The white fountain grass is hardy grass but snails and slugs may pay your fountain grass a visit. To control these garden pests the use of snail or slug bites will offer some help. These garden pests will eat parts of your fountain grass.
Mealybugs are a garden insect pest that causes damage by sucking the fluids from the leaves of garden plants. The mouthparts of these sucking insect pests are like a hypodermic needle. With their needle-like mouth, they pierce the leaves and feed on the plant’s fluids. To bring these garden insects best under control the use of neem oil or insecticidal soap will help. Before applying chemicals read and follow the manufacturer’s label because the label is the law.
Keep a watch out for white fountain grass rust and root rot
This disease shows up as a rust color on the stems and the leaves. Wet conditions will encourage this disease that’s why it is good that your grass has good air circulation. Proper spacing will help with this, also soil that drains well will go a long way in helping your grass not to contract this disease.
It is best to catch the disease at first sighting because this will ensure that your grass recovers quickly. Remove the infected parts and treat them with a fungicide. A sharp hedge shear is a great tool for this job. Sterilize your shears with bleach and water after each use to avoid the spread of this disease.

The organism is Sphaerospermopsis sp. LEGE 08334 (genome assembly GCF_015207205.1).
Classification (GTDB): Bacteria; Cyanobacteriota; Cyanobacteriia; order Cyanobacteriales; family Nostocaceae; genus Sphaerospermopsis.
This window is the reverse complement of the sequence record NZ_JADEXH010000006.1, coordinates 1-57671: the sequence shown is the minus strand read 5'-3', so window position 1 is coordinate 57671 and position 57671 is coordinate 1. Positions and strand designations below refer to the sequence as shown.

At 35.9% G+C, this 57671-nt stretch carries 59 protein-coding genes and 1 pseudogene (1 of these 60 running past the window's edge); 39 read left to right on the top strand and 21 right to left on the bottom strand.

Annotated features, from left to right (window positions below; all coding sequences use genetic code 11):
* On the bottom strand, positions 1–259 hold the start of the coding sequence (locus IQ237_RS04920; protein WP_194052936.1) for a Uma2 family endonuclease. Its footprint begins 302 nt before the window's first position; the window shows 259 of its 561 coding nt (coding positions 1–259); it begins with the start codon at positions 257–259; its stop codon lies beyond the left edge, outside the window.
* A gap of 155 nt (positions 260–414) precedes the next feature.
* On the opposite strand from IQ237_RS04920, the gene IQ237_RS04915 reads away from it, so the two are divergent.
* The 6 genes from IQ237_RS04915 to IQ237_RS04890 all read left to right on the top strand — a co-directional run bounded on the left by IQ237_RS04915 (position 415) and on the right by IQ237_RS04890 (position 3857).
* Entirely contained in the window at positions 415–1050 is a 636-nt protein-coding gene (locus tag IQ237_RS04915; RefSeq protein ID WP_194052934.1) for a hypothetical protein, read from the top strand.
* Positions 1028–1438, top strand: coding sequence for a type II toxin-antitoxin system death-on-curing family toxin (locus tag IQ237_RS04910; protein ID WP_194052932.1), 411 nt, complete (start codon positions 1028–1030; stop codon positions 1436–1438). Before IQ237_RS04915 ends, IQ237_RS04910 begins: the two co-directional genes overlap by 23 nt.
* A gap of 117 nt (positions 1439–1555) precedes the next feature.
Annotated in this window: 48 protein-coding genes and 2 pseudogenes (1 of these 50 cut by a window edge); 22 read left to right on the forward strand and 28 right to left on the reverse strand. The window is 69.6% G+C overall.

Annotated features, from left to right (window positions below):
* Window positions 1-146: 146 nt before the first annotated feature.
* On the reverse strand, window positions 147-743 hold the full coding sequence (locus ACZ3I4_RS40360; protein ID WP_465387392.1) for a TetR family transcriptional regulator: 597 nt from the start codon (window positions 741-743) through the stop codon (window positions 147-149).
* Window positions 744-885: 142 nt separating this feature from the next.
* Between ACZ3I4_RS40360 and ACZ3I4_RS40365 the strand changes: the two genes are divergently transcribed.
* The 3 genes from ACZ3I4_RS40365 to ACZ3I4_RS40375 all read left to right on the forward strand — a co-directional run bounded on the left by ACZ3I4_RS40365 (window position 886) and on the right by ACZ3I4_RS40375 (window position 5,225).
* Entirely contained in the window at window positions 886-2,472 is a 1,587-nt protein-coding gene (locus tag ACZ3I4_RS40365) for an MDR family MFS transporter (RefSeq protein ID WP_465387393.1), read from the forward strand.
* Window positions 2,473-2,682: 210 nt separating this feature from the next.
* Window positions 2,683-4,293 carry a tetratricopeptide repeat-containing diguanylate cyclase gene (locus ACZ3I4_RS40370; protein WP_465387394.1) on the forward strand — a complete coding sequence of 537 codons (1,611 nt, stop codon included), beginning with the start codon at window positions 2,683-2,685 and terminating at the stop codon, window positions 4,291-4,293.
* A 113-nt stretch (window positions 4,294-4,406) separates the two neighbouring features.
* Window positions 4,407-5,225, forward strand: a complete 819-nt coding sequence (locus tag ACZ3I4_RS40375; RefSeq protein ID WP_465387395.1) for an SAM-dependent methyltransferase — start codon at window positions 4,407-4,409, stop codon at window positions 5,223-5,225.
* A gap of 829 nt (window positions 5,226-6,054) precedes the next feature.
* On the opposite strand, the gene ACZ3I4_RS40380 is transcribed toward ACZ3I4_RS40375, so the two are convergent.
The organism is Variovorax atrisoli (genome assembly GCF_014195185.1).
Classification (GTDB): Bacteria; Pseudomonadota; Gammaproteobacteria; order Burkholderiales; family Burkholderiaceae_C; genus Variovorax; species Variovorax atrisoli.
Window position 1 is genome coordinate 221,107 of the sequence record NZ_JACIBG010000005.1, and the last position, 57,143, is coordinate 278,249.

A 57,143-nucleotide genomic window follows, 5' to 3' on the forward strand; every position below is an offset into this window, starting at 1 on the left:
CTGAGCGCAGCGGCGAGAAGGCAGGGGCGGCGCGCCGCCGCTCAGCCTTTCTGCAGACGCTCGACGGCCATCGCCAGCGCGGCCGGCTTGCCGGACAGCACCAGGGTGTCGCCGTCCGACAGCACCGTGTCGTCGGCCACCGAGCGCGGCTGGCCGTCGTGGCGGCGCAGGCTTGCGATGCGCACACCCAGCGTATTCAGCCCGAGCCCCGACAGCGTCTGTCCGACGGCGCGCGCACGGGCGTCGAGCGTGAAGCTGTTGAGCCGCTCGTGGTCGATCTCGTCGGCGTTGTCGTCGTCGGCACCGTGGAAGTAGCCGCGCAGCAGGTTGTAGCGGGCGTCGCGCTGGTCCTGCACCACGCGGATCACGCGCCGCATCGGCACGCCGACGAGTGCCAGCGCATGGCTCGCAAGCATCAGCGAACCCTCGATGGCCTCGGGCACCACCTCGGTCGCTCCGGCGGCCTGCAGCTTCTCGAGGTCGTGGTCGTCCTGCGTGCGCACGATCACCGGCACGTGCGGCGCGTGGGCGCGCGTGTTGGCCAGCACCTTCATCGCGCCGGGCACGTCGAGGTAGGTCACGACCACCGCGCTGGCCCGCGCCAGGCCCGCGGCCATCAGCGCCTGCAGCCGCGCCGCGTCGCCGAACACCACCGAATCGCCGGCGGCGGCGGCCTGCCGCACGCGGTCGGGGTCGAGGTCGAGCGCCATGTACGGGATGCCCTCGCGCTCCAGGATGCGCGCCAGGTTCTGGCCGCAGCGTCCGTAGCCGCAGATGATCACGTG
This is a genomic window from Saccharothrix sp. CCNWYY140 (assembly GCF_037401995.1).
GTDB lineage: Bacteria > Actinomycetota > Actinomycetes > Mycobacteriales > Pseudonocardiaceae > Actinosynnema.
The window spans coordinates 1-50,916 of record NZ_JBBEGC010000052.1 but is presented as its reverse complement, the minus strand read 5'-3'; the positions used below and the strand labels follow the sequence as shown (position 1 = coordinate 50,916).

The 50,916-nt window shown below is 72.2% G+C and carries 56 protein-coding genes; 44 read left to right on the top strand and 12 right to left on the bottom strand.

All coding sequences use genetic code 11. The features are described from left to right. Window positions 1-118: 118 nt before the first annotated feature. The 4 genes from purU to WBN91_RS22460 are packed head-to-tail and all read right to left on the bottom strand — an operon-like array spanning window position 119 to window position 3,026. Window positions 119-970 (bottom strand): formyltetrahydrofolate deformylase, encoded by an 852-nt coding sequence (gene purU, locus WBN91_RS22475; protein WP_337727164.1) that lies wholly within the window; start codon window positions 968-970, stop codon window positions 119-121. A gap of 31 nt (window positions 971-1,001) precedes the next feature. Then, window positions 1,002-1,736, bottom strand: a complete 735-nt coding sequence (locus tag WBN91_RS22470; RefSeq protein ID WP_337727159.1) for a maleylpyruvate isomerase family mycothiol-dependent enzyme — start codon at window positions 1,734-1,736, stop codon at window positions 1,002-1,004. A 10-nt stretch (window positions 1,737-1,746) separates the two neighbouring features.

Properly dispose of the leaves which were removed. It is recommended to continue to remove the leaves until there is no trace or sign of this disease.
Remember fountain grass are drought resistant at maturity, these ornamental grasses can survive on very little water. Giving them more than the required water can bring on root rot. Discontinue watering and treating or drenching the soil with a fungicide may offer some help.
Here are a few ideas on where to install the white fountain grass.
A great way to grow white fountain grass is from containers. When growing these grasses from containers ensure that the container is large enough to accommodate your grass. The soil should be well-drained soil, adding organic soil mix will help with drainage. Ensure that the container has drain holes
Fertilize with a liquid feed during the growing season and follow the manufactures direction for proper use of fertilizers. These containers can be placed on your porch or patio in full-partial sunlight.
With the arrival of the colder months, you may notice that your fountain grass is changing color, not to worry, this is not a disease but rather your white fountain grass is beginning to go into a dormant period. The white to yellowish color is just a sign that your grass is about to take a long winter’s nap in preparation for the next growing season when it will bounce back to its former glory.
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The white fountain grass can be used to create so many pleasing garden designs. These ornamental grasses are low maintenance and will fit right into your budget. If you are looking for a plant that will work wonders sprucing up your garden and landscaping area then I recommend this ornamental grass. The white fountain grass a grass that is easy to maintain while bringing that needed flavor.